Wednesday, May 29, 2019

The Importance of Physical Activity in Controlling Blood Glucose

Type 2 diabetes has been a dangerous chronic illness in the US for a number of years. And now, prediabetes is gaining attention because treating prediabetes can delay or avoid type 2 diabetes. Approximately 30 million US residents have type 2 diabetes, and more than 84 million US residents have prediabetes. A healthy diet and physical activity are seen as the tools to use in the fight against type 2 diabetes and prediabetes. And one study has suggested that a too-low level of physical activity is likely to lead to type 2 diabetes.

Investigators at McMaster University in Ontario, Canada looked at the effects of walking 1,000 steps or less a day for two weeks. The investigator focused, specifically, on overweight, elderly individuals, and found that the “sudden inactivity [of walking less than 1000 steps a day] caused blood sugar to spike in the pre-diabetic adults, and it stayed high even after people returned to normal levels of activity.”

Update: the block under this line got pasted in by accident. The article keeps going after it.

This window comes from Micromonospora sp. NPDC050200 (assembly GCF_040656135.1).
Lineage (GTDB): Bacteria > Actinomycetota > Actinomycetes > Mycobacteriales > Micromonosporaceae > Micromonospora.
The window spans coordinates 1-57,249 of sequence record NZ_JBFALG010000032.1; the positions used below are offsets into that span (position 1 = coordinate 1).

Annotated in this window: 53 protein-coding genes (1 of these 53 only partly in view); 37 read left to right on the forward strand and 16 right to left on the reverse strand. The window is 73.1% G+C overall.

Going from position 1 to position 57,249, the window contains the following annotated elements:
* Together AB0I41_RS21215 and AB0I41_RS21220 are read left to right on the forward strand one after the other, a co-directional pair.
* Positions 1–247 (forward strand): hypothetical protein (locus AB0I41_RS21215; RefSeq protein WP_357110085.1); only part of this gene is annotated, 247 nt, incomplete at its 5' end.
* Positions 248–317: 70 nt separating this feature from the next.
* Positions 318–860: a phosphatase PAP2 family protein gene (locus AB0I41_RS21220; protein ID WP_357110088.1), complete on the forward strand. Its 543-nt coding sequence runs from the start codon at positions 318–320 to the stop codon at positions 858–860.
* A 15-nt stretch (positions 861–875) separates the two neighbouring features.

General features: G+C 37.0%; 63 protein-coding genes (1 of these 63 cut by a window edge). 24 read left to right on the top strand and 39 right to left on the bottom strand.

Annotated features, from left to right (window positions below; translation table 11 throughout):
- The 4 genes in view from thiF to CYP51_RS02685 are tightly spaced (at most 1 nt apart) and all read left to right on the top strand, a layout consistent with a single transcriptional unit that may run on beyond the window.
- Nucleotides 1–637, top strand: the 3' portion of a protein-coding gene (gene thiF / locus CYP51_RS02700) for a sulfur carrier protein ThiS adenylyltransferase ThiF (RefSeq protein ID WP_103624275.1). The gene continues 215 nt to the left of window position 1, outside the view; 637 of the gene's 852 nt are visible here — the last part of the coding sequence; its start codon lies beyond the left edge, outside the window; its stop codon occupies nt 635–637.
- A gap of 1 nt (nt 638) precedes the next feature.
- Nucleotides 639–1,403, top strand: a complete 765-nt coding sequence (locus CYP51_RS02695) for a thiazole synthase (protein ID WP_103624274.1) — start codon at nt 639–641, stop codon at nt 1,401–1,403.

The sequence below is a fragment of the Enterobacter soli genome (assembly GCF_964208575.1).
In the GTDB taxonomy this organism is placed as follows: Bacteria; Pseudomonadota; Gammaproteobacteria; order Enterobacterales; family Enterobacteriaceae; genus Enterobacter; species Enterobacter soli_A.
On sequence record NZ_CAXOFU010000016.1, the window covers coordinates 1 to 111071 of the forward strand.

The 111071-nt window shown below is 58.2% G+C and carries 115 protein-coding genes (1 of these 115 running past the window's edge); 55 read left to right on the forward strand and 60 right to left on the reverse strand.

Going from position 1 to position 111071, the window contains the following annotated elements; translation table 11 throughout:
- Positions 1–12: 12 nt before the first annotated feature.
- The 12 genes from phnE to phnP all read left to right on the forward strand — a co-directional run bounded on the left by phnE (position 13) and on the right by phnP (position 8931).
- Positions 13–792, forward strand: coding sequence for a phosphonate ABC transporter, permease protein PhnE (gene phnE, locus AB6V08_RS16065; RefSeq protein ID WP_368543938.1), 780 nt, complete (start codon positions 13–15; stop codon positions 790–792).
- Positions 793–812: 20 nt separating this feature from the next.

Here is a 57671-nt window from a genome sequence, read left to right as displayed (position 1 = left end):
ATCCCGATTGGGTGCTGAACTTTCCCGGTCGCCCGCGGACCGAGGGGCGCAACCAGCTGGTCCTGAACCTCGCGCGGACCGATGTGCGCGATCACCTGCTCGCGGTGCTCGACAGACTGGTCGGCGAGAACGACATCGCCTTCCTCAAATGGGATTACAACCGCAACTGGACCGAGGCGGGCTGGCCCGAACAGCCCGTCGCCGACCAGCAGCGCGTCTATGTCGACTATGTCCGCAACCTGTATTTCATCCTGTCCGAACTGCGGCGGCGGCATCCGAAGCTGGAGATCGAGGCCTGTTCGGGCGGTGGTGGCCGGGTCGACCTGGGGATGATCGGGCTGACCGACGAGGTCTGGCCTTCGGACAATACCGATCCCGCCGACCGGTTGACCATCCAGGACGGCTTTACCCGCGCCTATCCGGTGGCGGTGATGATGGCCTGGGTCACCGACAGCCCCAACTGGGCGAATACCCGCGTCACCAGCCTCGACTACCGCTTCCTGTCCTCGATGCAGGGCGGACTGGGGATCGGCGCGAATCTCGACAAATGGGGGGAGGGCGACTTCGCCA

It was reasoned that the limited physical activity meant that the body didn’t use as much of the glucose as it might have with more activity. And as glucose stays in the blood, more insulin is created to remove the glucose. Eventually, tissues become less sensitive to insulin, making it more difficult for insulin to remove the glucose from the blood.

The above study demonstrates the importance of physical activity. Some experts recommend 10,000 steps each day. Others argue that the number is less than 10,000 steps. However, based on the above study, the number of steps is probably at least a thousand.

Physical activity is needed to help regulate blood glucose. Physical activity, along with diet and lifestyle change, is an important tool in the fight against prediabetes and type 2 diabetes. And clinicians should always make physical activity a part of any type 2 diabetes and prediabetes treatment plan.


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